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Margaret Lucitt
Assistant Professor, Pharmacology & Therapeutics

Biography

Margaret graduated with a BSc in Biochemistry from University College Cork, followed by a PhD in Cardiovascular Pharmacology at the University of Pennsylvania, Philadelphia, USA. This was followed by a postdoctoral position at the Royal College of Surgeons Ireland where she received a fellowships from the Irish Research Council for Science, Engineering & Technology. Research interests to date include the use of animal models (mouse and zebrafish) specifically looking at atherosclerosis and hypertension to investigate novel therapeutic pathways. The development of clinical diagnostic assays in the cardiovascular area to better assess antiplatelet therapy. Currently a lecturer in the Department of Pharmacology and Therapeutics in the School of Medicine she is involved in teaching pharmacology to dental and medical students through lectures and small group problem based learning. Ongoing research is to establish a strong cardiovascular research group which currently investigates statin effects.

Publications and Further Research Outputs

Peer-Reviewed Publications

Lucitt MB, O'Brien S, Cowman J, Meade G, Basabe-Desmonts L, Somers M, Kent N, Ricco AJ, Kenny D, Assaying the efficacy of dual-antiplatelet therapy: use of a controlled-shear-rate microfluidic device with a well-defined collagen surface to track dynamic platelet adhesion., Analytical and bioanalytical chemistry, 405, (14), 2013, p4823-34 Journal Article, 2013 DOI

O'Brien S, Kent NJ, Lucitt M, Ricco AJ, McAtamney C, Kenny D, Meade G, Effective hydrodynamic shaping of sample streams in a microfluidic parallel-plate flow-assay device: matching whole blood dynamic viscosity., IEEE transactions on bio-medical engineering, 59, (2), 2012, p374-82 Journal Article, 2012

M. Lucitt, S. O'Brien, G. Meade, L. Basabe-Desmonts, M. Somers, T. Ricco, D. Kenny. , Real Time Kinetic Analysis of Platelet Thrombus Formation, Irish Journal of Medical Science, 179, (7), 2010 Journal Article, 2010

Yu Y, Lucitt MB, Stubbe J, Cheng Y, Friis UG, Hansen PB, Jensen BL, Smyth EM, FitzGerald GA, Prostaglandin F2alpha elevates blood pressure and promotes atherosclerosis., Proceedings of the National Academy of Sciences of the United States of America, 106, (19), 2009, p7985-90 Journal Article, 2009

Lucitt MB, Price TS, Pizarro A, Wu W, Yocum AK, Seiler C, Pack MA, Blair IA, Fitzgerald GA, Grosser T, Analysis of the zebrafish proteome during embryonic development., Molecular & cellular proteomics : MCP, 7, (5), 2008, p981-94 Journal Article, 2008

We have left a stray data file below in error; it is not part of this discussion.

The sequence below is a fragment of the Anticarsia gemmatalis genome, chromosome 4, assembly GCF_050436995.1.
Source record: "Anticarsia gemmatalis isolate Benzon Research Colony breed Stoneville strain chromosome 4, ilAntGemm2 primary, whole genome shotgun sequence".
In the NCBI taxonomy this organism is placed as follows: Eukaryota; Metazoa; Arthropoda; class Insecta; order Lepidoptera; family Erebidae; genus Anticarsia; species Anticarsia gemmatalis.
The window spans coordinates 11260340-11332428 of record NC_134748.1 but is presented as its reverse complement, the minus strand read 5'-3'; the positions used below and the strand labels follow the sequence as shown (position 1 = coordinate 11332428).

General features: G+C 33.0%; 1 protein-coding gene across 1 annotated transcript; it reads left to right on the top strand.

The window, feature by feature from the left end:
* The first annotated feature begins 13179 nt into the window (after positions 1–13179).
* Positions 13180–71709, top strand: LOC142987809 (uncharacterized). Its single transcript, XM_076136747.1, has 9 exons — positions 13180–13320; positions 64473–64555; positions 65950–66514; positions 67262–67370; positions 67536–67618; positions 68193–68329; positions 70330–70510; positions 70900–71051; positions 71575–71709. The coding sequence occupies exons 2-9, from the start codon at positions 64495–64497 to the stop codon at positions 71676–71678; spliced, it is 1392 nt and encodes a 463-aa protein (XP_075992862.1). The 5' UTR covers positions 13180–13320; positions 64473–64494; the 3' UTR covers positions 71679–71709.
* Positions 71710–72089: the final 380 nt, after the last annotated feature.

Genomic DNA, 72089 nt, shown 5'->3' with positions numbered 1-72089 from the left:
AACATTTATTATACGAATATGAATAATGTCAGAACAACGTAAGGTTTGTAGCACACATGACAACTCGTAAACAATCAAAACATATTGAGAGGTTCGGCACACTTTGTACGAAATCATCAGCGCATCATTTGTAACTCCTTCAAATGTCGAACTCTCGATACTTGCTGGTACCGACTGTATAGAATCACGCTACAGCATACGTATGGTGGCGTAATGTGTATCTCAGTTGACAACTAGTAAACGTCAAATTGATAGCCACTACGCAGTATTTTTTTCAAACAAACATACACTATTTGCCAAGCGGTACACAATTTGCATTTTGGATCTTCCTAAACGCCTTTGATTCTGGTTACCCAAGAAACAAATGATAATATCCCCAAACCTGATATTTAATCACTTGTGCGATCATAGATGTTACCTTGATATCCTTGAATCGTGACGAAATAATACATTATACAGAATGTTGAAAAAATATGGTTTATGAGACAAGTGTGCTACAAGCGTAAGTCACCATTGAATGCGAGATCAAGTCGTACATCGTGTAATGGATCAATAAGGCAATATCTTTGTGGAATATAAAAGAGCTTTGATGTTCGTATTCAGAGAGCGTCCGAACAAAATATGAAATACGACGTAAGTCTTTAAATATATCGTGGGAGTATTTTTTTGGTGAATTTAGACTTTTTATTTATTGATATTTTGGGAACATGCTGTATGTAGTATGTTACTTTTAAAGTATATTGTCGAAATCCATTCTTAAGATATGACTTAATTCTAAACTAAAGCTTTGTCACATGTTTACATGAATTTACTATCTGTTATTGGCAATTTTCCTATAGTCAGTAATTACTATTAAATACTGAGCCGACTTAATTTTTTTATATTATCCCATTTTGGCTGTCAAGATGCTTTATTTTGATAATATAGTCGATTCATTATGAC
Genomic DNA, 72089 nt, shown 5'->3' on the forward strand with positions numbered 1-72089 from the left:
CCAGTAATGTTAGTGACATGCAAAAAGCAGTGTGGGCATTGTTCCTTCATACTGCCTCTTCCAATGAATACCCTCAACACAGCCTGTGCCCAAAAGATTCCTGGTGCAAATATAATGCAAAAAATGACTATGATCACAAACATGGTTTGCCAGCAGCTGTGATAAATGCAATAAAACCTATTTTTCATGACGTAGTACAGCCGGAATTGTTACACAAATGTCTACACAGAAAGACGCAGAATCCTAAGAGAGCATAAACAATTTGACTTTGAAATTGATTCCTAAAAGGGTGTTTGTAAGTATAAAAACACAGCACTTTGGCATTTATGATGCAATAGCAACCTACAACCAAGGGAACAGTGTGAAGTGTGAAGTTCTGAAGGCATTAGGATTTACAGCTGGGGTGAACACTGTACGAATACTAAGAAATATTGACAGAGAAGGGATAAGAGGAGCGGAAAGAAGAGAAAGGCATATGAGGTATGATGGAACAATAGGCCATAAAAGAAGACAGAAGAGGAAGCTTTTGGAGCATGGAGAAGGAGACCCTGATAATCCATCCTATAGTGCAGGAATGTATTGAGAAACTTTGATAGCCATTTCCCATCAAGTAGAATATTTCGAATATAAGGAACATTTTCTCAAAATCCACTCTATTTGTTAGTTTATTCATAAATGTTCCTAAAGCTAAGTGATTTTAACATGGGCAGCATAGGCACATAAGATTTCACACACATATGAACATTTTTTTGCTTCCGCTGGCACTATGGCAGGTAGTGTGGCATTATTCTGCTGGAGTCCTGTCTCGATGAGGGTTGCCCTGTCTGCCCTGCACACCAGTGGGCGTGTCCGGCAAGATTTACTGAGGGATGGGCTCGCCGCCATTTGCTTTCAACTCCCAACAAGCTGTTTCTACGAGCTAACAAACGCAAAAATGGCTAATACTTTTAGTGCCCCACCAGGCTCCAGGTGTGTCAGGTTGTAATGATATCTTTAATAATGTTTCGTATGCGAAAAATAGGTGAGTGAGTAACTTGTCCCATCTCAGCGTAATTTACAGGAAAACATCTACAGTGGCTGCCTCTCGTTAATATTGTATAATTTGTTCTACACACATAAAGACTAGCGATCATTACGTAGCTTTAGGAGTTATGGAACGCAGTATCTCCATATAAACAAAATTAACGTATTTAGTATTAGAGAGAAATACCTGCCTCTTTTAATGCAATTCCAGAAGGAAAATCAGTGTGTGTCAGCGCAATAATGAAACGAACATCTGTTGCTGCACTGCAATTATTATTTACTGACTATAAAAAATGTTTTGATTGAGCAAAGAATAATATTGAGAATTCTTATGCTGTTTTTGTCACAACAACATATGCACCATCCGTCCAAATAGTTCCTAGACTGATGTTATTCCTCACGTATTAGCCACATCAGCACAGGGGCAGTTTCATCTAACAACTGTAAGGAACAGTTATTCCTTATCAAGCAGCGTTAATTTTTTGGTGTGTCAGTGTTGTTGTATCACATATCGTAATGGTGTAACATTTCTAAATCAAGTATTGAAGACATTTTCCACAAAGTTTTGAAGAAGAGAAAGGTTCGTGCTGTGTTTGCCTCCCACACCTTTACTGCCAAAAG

Zhou W, Blackwell TS, Goleniewska K, O'Neal JF, Fitzgerald GA, Lucitt M, Breyer RM, Peebles RS, Prostaglandin I2 analogs inhibit Th1 and Th2 effector cytokine production by CD4 T cells., Journal of leukocyte biology, 81, (3), 2007, p809-17 Journal Article, 2007

Price TS, Lucitt MB, Wu W, Austin DJ, Pizarro A, Yocum AK, Blair IA, FitzGerald GA, Grosser T, EBP, a program for protein identification using multiple tandem mass spectrometry datasets., Molecular & cellular proteomics : MCP, 6, (3), 2007, p527-36 Journal Article, 2007

Egan KM, Wang M, Fries S, Lucitt MB, Zukas AM, Puré E, Lawson JA, FitzGerald GA, Cyclooxygenases, thromboxane, and atherosclerosis: plaque destabilization by cyclooxygenase-2 inhibition combined with thromboxane receptor antagonism., Circulation, 111, (3), 2005, p334-42 Journal Article, 2005

Research Expertise

Description

The research of Dr Lucitt focuses on understanding mechanisms underlying cardiovascular disease, including atherosclerosis and thrombosis. Current emphasis is placed on how statin therapy mediates inflammatory and thrombotic effects outside of their lipid lowering ability in protecting against cardiovascular disease. Studies are carried out looking at inflammatory pathways in macrophage cells which constitutes the primary inflammatory cell in atherosclerotic plaques in blood vessels. Thrombotic effects following statin therapy are also investigated using microfluidic devices as well as standard aggregatory assays for assessment of platelet function. The goal is to identify new strategies to treat the inflammatory components of cardiovascular disease.

Last updated 21 September 2016 oneillm1@tcd.ie (Email).